Two illustrations will help.

It's tempting to put carrots on the "B" list. Good stuff those organic carrots! And yet, people have literally died from juicing a lot of carrots and overdosing on vitamin A. The dose was too high. At that dose, vitamin A is toxic gick.

Some aluminum compounds, at low enough doses, will have no measurable effect on the person that is exposed to it. Under that dose level, alumina is not "toxic gick".


Just calling something toxic gick doesn't really add very much useful information about product x, y, or z. But once you start looking at real exposure numbers, then we can safely conclude, "Oh, I'm orders of magnitude lower on the dose curve for x, y or z compound, compared to the documented safe level. That's much more useful and helpful information in the real world and can shape strategies to reduce exposure to x, y, or z.


Or, "Wow. It takes trivial/minute exposure to x, y, or z to put me into the higher risk profile for cancer." I think I am going to avoid using that product and find some other strategy.


It's all about the dose.


hth,


troy
 
Ken Peavey
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An article on Researchgate examines chronic exposure to alumina and bauxite dust.
ABSTRACT To examine the associations between alumina and bauxite dust exposure and cancer incidence and circulatory and respiratory disease mortality among bauxite miners and alumina refinery workers.
This cohort of 5770 males has previously been linked to national mortality and national and state cancer incidence registries (1983-2002). In this paper, Poisson regression was used to undertake internal comparisons within the cohort based on subgroups of cumulative exposure to inhalable bauxite and alumina dust. Exposure was estimated using job histories and historical air monitoring data.
There was no association between ever bauxite exposure and any of the outcomes. There was a borderline significant association between ever alumina exposure and cerebrovascular disease mortality (10 deaths, RR 3.8, 95% CI 1.1 to 13). There was some evidence of an exposure-response relationship between cumulative bauxite exposure and non-malignant respiratory disease mortality (seven deaths, trend p value: 0.01) and between cumulative alumina exposure and cerebrovascular disease mortality (trend p value: 0.04). These associations were based on very few cases and for non-malignant respiratory disease the deaths represented a heterogeneous mixture of causes. There was no evidence of an excess risk for any cancer type with bauxite or alumina exposure.
These preliminary findings, based on very few cases, suggest that cumulative inhalable bauxite exposure may be associated with an excess risk of death from non-malignant respiratory disease and that cumulative inhalable alumina dust exposure may be associated with an excess risk of death from cerebrovascular disease. Neither exposure appears to increase the risk of incident cancers.


In a brick oven, I would not consider dust to be a chronic exposure situation.


--------
A monograph has been produced by staff of a National Poisons Information Service Centre in the United Kingdom.
It discusses chronic exposure, accumulation in the body, half life times for removal of alumina from the body.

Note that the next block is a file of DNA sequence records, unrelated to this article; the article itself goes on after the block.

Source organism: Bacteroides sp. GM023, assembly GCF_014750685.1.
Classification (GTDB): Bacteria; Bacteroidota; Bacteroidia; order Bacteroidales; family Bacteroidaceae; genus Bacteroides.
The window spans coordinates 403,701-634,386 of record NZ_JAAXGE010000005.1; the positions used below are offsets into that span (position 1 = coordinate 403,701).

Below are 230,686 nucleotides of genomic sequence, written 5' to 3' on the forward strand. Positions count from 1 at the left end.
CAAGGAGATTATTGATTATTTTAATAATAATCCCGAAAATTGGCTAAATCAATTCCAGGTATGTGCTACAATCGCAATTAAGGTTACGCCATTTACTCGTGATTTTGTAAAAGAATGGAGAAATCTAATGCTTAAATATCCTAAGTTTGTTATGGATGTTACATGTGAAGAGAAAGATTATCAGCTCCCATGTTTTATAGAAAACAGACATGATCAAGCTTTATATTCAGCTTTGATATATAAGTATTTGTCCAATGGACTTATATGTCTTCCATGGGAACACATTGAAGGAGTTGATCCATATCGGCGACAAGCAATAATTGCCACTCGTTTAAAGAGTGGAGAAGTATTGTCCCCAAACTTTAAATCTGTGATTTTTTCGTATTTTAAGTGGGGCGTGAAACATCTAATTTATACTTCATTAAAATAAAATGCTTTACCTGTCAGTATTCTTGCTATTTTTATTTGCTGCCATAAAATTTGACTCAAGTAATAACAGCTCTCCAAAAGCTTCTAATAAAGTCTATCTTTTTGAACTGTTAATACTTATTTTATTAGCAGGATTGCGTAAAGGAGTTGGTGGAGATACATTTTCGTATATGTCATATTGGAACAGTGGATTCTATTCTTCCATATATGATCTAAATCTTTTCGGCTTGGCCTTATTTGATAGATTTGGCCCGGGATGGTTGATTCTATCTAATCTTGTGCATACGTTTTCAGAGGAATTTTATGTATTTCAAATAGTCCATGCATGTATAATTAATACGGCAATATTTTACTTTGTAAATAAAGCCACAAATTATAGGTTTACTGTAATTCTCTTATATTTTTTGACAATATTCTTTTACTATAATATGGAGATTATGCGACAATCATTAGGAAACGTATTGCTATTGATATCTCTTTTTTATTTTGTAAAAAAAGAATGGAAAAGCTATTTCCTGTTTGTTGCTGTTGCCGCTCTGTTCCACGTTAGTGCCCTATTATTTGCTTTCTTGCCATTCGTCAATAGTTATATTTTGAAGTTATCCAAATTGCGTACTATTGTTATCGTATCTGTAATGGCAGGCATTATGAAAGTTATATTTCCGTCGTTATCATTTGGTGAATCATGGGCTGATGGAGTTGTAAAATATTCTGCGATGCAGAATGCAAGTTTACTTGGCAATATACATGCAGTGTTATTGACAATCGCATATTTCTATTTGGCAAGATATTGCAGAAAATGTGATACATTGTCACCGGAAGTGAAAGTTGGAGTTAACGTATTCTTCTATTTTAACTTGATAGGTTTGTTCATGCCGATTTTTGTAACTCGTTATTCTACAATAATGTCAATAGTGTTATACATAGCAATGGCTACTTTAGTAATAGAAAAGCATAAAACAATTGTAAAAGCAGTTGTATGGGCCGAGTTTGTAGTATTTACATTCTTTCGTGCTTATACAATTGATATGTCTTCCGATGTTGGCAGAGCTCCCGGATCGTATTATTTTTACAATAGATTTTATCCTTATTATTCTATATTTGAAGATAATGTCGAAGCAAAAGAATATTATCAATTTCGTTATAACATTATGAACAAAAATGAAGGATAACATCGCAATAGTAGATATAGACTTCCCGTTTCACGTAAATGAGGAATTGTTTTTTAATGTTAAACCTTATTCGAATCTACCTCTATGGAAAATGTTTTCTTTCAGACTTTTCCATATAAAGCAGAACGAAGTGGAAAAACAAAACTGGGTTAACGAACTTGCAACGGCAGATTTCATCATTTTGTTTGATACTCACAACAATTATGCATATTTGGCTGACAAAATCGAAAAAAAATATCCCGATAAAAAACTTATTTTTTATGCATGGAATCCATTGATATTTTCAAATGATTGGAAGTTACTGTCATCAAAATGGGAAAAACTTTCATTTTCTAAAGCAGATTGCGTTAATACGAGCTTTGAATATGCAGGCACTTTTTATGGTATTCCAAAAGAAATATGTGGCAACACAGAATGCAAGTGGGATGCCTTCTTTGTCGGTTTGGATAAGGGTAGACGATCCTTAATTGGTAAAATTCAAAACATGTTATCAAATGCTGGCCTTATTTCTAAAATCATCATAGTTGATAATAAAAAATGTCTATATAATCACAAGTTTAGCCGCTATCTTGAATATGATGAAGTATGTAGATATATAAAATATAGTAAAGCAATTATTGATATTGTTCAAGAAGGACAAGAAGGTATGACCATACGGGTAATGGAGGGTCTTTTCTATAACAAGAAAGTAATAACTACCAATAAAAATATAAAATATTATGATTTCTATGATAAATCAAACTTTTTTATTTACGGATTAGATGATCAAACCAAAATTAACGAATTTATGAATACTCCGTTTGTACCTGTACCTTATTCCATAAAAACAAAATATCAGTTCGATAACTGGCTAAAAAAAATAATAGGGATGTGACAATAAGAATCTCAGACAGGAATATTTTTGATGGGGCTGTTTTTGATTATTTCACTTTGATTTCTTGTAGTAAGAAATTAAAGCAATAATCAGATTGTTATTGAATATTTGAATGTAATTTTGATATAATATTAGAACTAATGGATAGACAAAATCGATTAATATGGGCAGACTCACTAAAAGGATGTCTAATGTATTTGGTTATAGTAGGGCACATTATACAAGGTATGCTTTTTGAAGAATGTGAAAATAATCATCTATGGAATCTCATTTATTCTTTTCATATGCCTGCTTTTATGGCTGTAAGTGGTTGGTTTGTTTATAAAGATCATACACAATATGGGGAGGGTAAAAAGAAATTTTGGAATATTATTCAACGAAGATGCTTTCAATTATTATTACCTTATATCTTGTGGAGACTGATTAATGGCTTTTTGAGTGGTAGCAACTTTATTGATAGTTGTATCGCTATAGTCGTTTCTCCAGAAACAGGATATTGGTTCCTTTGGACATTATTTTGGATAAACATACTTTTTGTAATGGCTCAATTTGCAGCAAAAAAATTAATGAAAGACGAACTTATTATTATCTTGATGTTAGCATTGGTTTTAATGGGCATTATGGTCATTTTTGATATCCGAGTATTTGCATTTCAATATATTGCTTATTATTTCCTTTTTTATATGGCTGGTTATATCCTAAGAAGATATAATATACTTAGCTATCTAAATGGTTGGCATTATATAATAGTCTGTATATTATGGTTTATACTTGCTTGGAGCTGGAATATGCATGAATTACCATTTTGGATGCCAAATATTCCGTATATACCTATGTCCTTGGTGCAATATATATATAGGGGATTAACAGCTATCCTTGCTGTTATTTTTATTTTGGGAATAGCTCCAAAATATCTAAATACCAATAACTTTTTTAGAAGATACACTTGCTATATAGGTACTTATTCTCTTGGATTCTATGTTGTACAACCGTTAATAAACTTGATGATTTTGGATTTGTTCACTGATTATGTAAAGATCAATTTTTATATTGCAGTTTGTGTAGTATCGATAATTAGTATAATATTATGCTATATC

There are some problems with inhaled alumina penetrating the blood brain barrier, being alumina is not water soluble.
Still no statistical risk of cancer from inhalation.

--------

I think a greater risk would be inhaling the silica dust rather than the alumina dust. This is easily mitigated with an N95 respirator (dust mask). Being this is not chronic exposure environment I would guess you get more silica exposure on a dusty, windy day. However, your concern is the dust on the food. Silica is a problem in the lungs. In the digestive system it passes out of the body.


 
Amy Woodhouse
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I appreciate the discussion guys

Troy, when does consumption of aluminum oxide cross over from safe to not safe according the studies you have read?

JC, people traditionally put food directly on the bricks in the oven right? So you are effectively eating off of it and consuming any aluminum particles scraped off the bricks and incorporated into your food....much more than a pot which was the point.
Now, one may say "I am cool with eating minute amounts of aluminum oxide and don't think it will hurt" and I am not saying it will....just trying to hear some opinions as I know there are many that have built them on here and have opinion on the matter.

Ken, the use of the lower aluminum % brick for cob ovens does not seem to be common knowledge in the world of cob oven building. Good point.
 
Jay C. White Cloud
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JC, people traditionally put food directly on the bricks in the oven right?


I know this is done by many today, so no, we don't cook on them at all, never have.

In most traditional ovens I have used over the decades, when a recipe called for "direct contact" (e.g. flat breads, some meat dishes, some broiling/baking modalities) this was almost always done on a stoneware or soapstone "skid" or "oven plinth." In the very old ovens, or those in rural communities that still use them around the globe, in these cases the bricks one cooks on are hand made stoneware style clay bricks or of a heat resistant stone like soapstone, and do not really require the plinth. I still make and use soapstone oven plinth and can describe, should you want further info, how to fashion an oven plinth of stoneware. They are not that complicated. Most, of stonewear are just a wee bit larger than the item (i.e. flatbread, etc.)

I would also note, that I do not facilitate modern firebrick in many food preparing ovens and only use clay, soapstone, and home made fire brick of stoneware...but that is just me. If a client wants to use a firebrick with aluminum oxide in it...that is fine, as they will not be cooking directly on it anyway. I don't imagine though, after thorough oiling, and seasoning that it would matter much anyway as the fine particulate of oxide in the brick is not going to get into the food, or be dislodged by the wooden peel.

Hope that helped...
 
Ken Peavey
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Chronic exposure in the studies I linked has workers in aluminum smelting plants. 8 hours a day, 5 days a week, 50 weeks a year for decades.